Andy Diestelkamp discusses darkness from a pastoral perspective
This summer our congregation studied what we have called “dark Bible figures”. Obscure means “undiscovered or known; uncertain ”or“ not clearly expressed or easily understood ”. It is a relative term.
What is obscure to some may not be to others. To some people, all people in the Bible are obscure, including God Himself.
Darkness is a matter of point of view. For example, just because the sun is obscured by clouds does not mean that it is obscured for everyone. You can drive to the airport on a stormy day and not see the sun at all. Yet when you take flight and rise above the storm, you can clearly see the sun.
Thus, darkness is a bit in the eye of the beholder. In the context of human history, most of us are obscure (that is, we are not famous or well known to many people); but that does not mean that we are obscure to all. Indeed, each of us is quite well known to some.
Here is a sample of some of the obscure people we studied: Melchizedek, Eliezer, Shiphrah, Puah, Bezaleel, Aholiab, Caleb, Ehud, Abigail, Mephibosheth, Jonadab, Jabez, Jehoiada, Jehosheba, Hathach, Baruch, Epaphroditus, etc. If you are a Bible student, you will recognize some of them; but what do you know about them?
Indeed, our summer study has helped us to see that those who are obscure to us are not obscure to God; and thus we are not obscure to God either. Think about it; you are not obscure to God. Scripture affirms that God is the One Who formed each one in his mother’s womb (Psalm 139). As God rhetorically said to Israel through the prophet Jeremiah, “Can anyone hide in secret places so that I cannot see him?” (23:24).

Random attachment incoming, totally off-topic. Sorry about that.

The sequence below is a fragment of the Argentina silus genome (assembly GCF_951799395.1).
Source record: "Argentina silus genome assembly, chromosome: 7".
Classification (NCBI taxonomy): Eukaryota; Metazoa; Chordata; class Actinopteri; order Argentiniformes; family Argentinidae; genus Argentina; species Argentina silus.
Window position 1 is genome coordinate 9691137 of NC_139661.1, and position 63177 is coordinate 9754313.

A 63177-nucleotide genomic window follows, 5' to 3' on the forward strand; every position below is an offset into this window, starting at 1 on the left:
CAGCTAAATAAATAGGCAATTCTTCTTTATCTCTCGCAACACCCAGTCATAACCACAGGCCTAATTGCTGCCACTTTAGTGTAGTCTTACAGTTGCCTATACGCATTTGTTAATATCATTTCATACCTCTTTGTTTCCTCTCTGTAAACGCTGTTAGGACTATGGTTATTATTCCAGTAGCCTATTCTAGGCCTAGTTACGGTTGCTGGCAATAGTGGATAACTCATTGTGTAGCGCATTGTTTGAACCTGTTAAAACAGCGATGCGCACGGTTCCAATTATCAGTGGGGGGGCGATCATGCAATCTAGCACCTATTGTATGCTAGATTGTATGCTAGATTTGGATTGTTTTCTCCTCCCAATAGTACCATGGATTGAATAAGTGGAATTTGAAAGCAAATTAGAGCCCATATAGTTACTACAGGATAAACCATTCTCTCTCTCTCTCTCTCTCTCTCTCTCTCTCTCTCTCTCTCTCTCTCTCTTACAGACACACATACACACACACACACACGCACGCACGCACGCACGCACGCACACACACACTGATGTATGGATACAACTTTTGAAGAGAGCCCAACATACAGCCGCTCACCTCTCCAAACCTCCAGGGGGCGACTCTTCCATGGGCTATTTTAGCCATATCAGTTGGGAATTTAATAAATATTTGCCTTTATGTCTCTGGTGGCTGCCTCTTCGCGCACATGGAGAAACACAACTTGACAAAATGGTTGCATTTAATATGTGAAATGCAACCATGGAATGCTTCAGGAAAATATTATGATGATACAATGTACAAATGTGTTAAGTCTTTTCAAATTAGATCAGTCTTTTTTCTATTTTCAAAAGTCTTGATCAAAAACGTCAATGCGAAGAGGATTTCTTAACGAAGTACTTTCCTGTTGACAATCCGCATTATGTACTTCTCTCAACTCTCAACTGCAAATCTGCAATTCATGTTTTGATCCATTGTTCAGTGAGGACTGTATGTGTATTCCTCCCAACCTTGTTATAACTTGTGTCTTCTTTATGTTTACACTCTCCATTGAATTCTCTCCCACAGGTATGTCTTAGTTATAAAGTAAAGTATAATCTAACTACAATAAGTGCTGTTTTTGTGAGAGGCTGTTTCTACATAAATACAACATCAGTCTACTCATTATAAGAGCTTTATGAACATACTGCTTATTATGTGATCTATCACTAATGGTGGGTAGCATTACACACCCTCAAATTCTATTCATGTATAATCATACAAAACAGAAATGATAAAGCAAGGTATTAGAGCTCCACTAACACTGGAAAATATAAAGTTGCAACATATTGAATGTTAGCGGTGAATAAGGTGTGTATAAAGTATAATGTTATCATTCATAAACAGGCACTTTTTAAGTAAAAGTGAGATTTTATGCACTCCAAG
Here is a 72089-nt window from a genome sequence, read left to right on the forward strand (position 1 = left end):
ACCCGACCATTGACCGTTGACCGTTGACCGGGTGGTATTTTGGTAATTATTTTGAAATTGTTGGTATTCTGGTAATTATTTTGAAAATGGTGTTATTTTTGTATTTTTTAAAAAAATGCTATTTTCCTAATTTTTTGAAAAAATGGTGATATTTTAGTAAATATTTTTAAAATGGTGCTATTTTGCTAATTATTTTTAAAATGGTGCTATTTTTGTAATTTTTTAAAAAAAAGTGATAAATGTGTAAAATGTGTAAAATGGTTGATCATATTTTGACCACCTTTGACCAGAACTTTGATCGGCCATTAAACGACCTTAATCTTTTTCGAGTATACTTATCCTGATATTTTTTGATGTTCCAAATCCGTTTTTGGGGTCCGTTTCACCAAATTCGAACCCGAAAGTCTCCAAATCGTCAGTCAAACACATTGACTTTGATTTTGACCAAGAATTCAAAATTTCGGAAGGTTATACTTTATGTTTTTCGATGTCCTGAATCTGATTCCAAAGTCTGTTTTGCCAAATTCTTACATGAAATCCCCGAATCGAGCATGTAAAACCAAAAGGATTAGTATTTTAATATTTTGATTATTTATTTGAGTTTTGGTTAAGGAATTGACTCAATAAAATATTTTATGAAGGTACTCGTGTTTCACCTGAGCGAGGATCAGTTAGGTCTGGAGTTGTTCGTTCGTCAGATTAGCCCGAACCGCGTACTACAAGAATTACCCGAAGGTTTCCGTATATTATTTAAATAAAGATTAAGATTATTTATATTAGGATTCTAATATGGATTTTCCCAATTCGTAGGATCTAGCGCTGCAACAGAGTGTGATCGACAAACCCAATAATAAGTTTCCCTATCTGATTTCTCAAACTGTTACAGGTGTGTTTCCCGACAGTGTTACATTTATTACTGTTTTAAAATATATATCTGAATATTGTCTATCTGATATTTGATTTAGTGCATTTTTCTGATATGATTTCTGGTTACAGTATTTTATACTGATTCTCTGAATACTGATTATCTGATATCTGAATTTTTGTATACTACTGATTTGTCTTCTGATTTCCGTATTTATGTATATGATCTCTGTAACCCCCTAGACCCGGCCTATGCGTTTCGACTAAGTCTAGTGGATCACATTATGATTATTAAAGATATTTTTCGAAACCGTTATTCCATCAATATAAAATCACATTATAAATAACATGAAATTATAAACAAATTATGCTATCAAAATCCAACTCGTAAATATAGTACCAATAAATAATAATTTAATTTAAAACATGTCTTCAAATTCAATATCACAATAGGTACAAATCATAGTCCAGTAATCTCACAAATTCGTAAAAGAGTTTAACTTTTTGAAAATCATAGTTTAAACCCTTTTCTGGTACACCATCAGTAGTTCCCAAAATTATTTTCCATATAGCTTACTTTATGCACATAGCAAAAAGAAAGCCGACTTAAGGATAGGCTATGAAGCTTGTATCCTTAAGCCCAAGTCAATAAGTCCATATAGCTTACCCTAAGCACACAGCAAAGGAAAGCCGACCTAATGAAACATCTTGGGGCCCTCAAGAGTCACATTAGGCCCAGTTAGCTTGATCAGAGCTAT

The author of Hebrews similarly observed, “there is no creature hidden from his sight” (Hebrews 4:13). Jesus said, “Don’t you sell two sparrows for a piece of copper?” And none of them fall to the ground without the will of your Father. But the very hairs of your head are all numbered. So do not be afraid; you are more precious than many sparrows ”(Matthew 10: 29-31).
The New Testament book of Hebrews lists relatively famous people of faith by name in chapter 11. However, note that the chapter ends with more general descriptions of anonymous people of faith (11: 35-12: 2). We are told that the generally ungodly world was not worthy of those anonymous people of faith whom the world ignored, mocked, or persecuted in some other way.
Therefore, we who are similarly anonymous must run our races with faith and endurance, turning to Jesus. The obscurity in the human annals of history does not at all mean that our time on Earth has been wasted. We can end our races strong and have an everlasting impact for good in relative obscurity.
Those who have been sanctified (washed from sin and sanctified) by Jesus Christ are called saints (eg 1 Corinthians 1: 2). The word holy is not used in the scriptures as an upper class of Christians known to many for extraordinary accomplishments. Most saints are relatively obscure (even to other saints), but the Scriptures assure us that Jesus knows those who are His. The saints are not going to be lost or neglected by God in the mass of mankind. Jesus said, “I am the good shepherd; and I know my sheep ”(John 10:14). The apostle Paul assured Timothy: “The Lord knows those who are his” (2Timothy 2:19).
Popularity is greatly overestimated. We don’t need to be noticed by the world to have meaning and significance in life. Indeed, we will be completely forgotten by the world and even our own descendants; but what matters is that our names are written in the Lamb’s Book of Life. So let us be people of faith who have full confidence in God as Creator, Support and Savior. Those written in his book will enter into the glories which God has prepared for his saints (cf. Revelation 21:27), and in this we are to “rejoice in the Lord always” (Philippians 4: 3,4).
Andy Diestelkamp pastors at the Church of Christ in Pontiac